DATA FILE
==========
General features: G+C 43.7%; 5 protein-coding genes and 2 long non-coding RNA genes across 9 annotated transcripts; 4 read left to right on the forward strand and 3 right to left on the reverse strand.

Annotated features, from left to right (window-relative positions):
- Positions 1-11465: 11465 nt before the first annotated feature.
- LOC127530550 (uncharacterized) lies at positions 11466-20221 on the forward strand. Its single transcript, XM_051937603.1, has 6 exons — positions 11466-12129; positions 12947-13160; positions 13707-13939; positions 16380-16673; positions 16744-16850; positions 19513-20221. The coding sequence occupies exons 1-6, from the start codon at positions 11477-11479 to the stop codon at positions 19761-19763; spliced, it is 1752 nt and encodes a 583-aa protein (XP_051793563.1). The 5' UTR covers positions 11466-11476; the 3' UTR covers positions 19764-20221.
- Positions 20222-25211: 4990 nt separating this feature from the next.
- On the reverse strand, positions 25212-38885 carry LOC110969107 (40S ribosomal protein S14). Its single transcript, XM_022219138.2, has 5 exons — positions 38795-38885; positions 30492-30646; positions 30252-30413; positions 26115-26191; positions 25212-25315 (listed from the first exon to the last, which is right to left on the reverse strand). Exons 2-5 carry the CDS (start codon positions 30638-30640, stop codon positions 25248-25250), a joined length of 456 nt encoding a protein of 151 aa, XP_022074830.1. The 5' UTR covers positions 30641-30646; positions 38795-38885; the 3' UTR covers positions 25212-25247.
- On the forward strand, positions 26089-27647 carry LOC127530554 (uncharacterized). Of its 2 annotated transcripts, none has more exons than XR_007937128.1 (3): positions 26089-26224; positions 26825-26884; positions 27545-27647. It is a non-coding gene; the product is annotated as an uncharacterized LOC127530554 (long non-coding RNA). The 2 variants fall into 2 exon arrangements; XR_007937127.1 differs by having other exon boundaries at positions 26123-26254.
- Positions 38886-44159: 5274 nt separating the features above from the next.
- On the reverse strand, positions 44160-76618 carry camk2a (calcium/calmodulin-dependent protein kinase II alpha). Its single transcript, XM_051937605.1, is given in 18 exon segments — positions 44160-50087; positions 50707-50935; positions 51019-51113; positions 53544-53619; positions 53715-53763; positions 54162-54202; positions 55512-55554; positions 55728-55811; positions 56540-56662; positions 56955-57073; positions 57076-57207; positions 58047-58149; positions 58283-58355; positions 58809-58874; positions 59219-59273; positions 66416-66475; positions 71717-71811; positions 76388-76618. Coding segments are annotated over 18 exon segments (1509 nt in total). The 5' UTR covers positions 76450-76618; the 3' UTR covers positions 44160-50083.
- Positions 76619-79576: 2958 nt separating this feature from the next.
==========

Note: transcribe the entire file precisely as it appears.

General features: G+C 43.7%; 5 protein-coding genes and 2 long non-coding RNA genes across 9 annotated transcripts; 4 read left to right on the forward strand and 3 right to left on the reverse strand.

Annotated features, from left to right (window-relative positions):
- Positions 1-11465: 11465 nt before the first annotated feature.
- LOC127530550 (uncharacterized) lies at positions 11466-20221 on the forward strand. Its single transcript, XM_051937603.1, has 6 exons — positions 11466-12129; positions 12947-13160; positions 13707-13939; positions 16380-16673; positions 16744-16850; positions 19513-20221. The coding sequence occupies exons 1-6, from the start codon at positions 11477-11479 to the stop codon at positions 19761-19763; spliced, it is 1752 nt and encodes a 583-aa protein (XP_051793563.1). The 5' UTR covers positions 11466-11476; the 3' UTR covers positions 19764-20221.
- Positions 20222-25211: 4990 nt separating this feature from the next.
- On the reverse strand, positions 25212-38885 carry LOC110969107 (40S ribosomal protein S14). Its single transcript, XM_022219138.2, has 5 exons — positions 38795-38885; positions 30492-30646; positions 30252-30413; positions 26115-26191; positions 25212-25315 (listed from the first exon to the last, which is right to left on the reverse strand). Exons 2-5 carry the CDS (start codon positions 30638-30640, stop codon positions 25248-25250), a joined length of 456 nt encoding a protein of 151 aa, XP_022074830.1. The 5' UTR covers positions 30641-30646; positions 38795-38885; the 3' UTR covers positions 25212-25247.
- On the forward strand, positions 26089-27647 carry LOC127530554 (uncharacterized). Of its 2 annotated transcripts, none has more exons than XR_007937128.1 (3): positions 26089-26224; positions 26825-26884; positions 27545-27647. It is a non-coding gene; the product is annotated as an uncharacterized LOC127530554 (long non-coding RNA). The 2 variants fall into 2 exon arrangements; XR_007937127.1 differs by having other exon boundaries at positions 26123-26254.
- Positions 38886-44159: 5274 nt separating the features above from the next.
- On the reverse strand, positions 44160-76618 carry camk2a (calcium/calmodulin-dependent protein kinase II alpha). Its single transcript, XM_051937605.1, is given in 18 exon segments — positions 44160-50087; positions 50707-50935; positions 51019-51113; positions 53544-53619; positions 53715-53763; positions 54162-54202; positions 55512-55554; positions 55728-55811; positions 56540-56662; positions 56955-57073; positions 57076-57207; positions 58047-58149; positions 58283-58355; positions 58809-58874; positions 59219-59273; positions 66416-66475; positions 71717-71811; positions 76388-76618. Coding segments are annotated over 18 exon segments (1509 nt in total). The 5' UTR covers positions 76450-76618; the 3' UTR covers positions 44160-50083.
- Positions 76619-79576: 2958 nt separating this feature from the next.